Pussy Riot wants their co-citizens to remember that post-Soviet Russia is a secular state and that it must build and strengthen its society accordingly. They see the collusion of church and state to be a retrograde force that keeps Russia from progressing toward reforming deeply entrenched cultural ideas about the inferiority of women, the marginalization of minorities, the acceptability of authoritarianism, and the reduction of freedom of inquiry and expression. This is not anti-church or anti-faith. As one of the members of the group, who remains imprisoned, put it, "We are not enemies of Christianity. We care about the opinion of Orthodox Christians. We want all of them to be on our side—on the side of anti-authoritarian civil society activists. That is why we came to the Cathedral."

Pussy Riot, it seems, does not want to attack the faith. On the contrary, it wants to remind the faithful that, in Soviet times, the state controlled the church, resulting in its evisceration. The church and the state should be more autonomous in order to facilitate the authentic practice of the faith. In addition, Putin clearly grasps the challenge that Pussy Riot and all freethinkers pose to his political power, and he seeks to use all available means for squelching such dissent, including the church. The faithful should resist this, as well. Faith and society both flourish better when church and state are independent of, though not necessarily unrelated to, one another. That is the point that Pussy Riot and its prayer for Russia make. Calling for greater separation of church and state hardly seems like a condemnation of anyone's faith.

A powerful new documentary, "Pussy Riot: A Punk Prayer," which will premiere on HBO on Monday, June 10 (access an earlier HuffPost story about this to view the trailer), documents the continuing story of Pussy Riot's struggle for human rights and freedom of expression in the new Russia. And it presents a number of reasons that Pussy Riot might, in fact, wish to condemn the Russian Orthodox Church. In this otherwise highly nuanced and profoundly insightful and moving film, believers are mostly portrayed as hateful extremists, religious fanatics who characterize Pussy Riot as "possessed" and quite possibly worthy of being burned at the stake. No person of faith is portrayed as reasonable. None seems to understand that Pussy Riot's prayer was for the purity of a faith free of patriarchy and governmental entanglement.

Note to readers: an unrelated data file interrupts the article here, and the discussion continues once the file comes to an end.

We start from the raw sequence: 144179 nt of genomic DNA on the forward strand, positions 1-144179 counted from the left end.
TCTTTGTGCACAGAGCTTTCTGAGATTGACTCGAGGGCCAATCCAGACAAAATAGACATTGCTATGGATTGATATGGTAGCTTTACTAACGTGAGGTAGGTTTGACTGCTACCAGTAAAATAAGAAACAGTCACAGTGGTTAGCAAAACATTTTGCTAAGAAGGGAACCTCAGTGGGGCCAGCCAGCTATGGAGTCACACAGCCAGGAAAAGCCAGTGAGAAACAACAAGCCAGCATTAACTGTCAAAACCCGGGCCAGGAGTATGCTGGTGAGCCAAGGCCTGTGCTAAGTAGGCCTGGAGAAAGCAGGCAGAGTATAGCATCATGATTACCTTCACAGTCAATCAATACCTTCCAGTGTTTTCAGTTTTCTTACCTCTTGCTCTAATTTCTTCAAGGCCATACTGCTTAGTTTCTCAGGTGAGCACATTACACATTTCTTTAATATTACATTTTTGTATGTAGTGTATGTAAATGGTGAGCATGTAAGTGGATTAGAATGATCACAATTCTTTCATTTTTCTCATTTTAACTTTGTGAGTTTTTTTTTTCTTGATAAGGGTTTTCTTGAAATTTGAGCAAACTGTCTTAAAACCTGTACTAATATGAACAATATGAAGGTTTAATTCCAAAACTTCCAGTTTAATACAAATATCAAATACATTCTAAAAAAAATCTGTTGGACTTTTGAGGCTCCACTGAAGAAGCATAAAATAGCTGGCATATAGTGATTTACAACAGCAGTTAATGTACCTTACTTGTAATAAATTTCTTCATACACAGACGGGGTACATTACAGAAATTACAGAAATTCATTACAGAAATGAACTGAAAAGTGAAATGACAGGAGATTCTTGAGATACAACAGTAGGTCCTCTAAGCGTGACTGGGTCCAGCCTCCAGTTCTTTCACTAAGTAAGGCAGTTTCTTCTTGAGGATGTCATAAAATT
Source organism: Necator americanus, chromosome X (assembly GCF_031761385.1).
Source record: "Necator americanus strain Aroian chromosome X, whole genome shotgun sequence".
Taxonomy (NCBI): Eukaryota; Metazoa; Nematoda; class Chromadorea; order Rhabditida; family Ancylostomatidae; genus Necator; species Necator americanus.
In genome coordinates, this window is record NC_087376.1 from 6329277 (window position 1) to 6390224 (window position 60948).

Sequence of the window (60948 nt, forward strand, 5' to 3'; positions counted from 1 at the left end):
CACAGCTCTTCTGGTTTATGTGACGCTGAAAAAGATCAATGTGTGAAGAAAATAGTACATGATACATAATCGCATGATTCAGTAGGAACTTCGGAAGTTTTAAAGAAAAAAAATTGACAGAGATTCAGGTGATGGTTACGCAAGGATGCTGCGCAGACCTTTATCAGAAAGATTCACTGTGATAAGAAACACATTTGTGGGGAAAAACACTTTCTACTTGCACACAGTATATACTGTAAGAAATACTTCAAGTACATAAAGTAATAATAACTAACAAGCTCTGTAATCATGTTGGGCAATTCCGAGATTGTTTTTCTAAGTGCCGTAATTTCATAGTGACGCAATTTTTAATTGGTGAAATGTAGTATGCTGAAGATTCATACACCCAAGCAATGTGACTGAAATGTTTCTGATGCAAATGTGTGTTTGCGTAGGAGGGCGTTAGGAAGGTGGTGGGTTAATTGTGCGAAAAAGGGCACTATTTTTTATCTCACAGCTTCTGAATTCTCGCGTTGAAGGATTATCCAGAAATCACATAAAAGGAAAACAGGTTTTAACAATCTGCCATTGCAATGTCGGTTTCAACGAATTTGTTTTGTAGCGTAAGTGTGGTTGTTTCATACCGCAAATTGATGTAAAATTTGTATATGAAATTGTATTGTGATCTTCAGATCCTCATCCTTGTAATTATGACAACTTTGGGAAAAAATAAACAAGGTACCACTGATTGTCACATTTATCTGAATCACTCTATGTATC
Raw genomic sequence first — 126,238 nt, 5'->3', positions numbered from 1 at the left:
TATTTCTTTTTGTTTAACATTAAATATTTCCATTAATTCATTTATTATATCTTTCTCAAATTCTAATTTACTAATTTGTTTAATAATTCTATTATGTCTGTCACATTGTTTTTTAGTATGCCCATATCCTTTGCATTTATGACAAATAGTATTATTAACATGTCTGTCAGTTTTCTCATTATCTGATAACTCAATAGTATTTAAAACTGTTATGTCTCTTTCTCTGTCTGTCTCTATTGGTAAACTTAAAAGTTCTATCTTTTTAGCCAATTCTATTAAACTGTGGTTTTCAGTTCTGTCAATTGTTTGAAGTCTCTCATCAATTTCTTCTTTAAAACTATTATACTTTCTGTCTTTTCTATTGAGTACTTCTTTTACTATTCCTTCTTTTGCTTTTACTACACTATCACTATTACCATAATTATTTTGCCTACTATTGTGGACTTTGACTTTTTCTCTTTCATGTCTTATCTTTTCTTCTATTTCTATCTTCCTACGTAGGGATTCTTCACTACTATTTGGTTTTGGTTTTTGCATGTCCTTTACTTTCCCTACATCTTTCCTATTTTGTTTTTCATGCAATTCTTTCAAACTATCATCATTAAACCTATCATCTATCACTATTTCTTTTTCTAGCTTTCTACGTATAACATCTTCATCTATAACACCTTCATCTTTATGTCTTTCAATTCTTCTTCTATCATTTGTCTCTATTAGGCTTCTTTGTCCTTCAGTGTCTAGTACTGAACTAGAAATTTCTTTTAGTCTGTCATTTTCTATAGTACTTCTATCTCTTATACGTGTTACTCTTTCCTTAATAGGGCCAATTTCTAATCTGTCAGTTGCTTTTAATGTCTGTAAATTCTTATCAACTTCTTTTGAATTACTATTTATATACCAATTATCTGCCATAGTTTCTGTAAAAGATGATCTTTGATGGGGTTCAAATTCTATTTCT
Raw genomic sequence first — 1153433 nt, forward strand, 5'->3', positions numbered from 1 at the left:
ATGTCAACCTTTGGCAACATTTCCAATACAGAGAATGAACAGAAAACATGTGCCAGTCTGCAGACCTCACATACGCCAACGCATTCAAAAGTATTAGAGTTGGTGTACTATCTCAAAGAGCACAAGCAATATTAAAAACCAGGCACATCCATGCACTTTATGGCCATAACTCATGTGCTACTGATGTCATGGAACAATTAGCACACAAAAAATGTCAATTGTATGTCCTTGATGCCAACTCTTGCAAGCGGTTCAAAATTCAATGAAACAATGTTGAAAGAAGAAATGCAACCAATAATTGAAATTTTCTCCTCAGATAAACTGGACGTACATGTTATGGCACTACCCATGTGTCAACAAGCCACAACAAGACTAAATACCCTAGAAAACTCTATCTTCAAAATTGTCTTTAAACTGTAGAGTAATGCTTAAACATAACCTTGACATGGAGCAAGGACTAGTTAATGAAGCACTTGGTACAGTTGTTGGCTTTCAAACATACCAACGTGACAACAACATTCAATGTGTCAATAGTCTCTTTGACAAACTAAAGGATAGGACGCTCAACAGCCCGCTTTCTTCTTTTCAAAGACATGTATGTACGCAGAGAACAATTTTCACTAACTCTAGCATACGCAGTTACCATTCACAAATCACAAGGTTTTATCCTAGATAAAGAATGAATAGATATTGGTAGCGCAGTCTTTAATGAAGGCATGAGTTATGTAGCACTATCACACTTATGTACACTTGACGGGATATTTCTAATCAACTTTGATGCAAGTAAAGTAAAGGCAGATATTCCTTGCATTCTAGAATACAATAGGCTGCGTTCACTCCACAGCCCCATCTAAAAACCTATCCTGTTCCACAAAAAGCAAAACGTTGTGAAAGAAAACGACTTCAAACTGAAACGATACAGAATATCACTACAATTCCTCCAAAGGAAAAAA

Yet, in their characteristically intelligent, thoughtful, clear-eyed way, the women of Pussy Riot themselves advance a more complex view of faith in the public sphere than the filmmakers. In a post-screening discussion at the Landmark Sunshine Cinema on June 5, two Pussy Riot members, Puck (Shaiba) and Headlight (Fara), disguised for their protection, explained that there were, in fact, many faithful Christian laypeople and lower-level clergy in the Russian Orthodox Church who did understand Pussy Riot's intentions and who do support them in their work.

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(See here for more on the visit of these courageous women to New York City.) Katya Samutsevich, one of the three women who participated in the prayer, now released from confinement (two remain incarcerated) but not allowed to leave the country, also joined the conversation via Skype.

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Ms. Samutsevich pointed out that new "blasphemy laws" in Russia have made it even harder to speak out against the mixing of church and state, but noted that the work of raising the importance of greater separation between the two must continue, despite the increased risk of imprisonment, for the health of the society and for the health of the church. For Pussy Riot, the faithful can be allies in building a new future.

So, when it comes to the relationship between Pussy Riot and the Russian Orthodox Church, it might not be true love, but it certainly isn't irreconcilable differences. Instead, it's complicated. Just as most true and meaningful things tend to be.

Photos © Michael Angelo 2013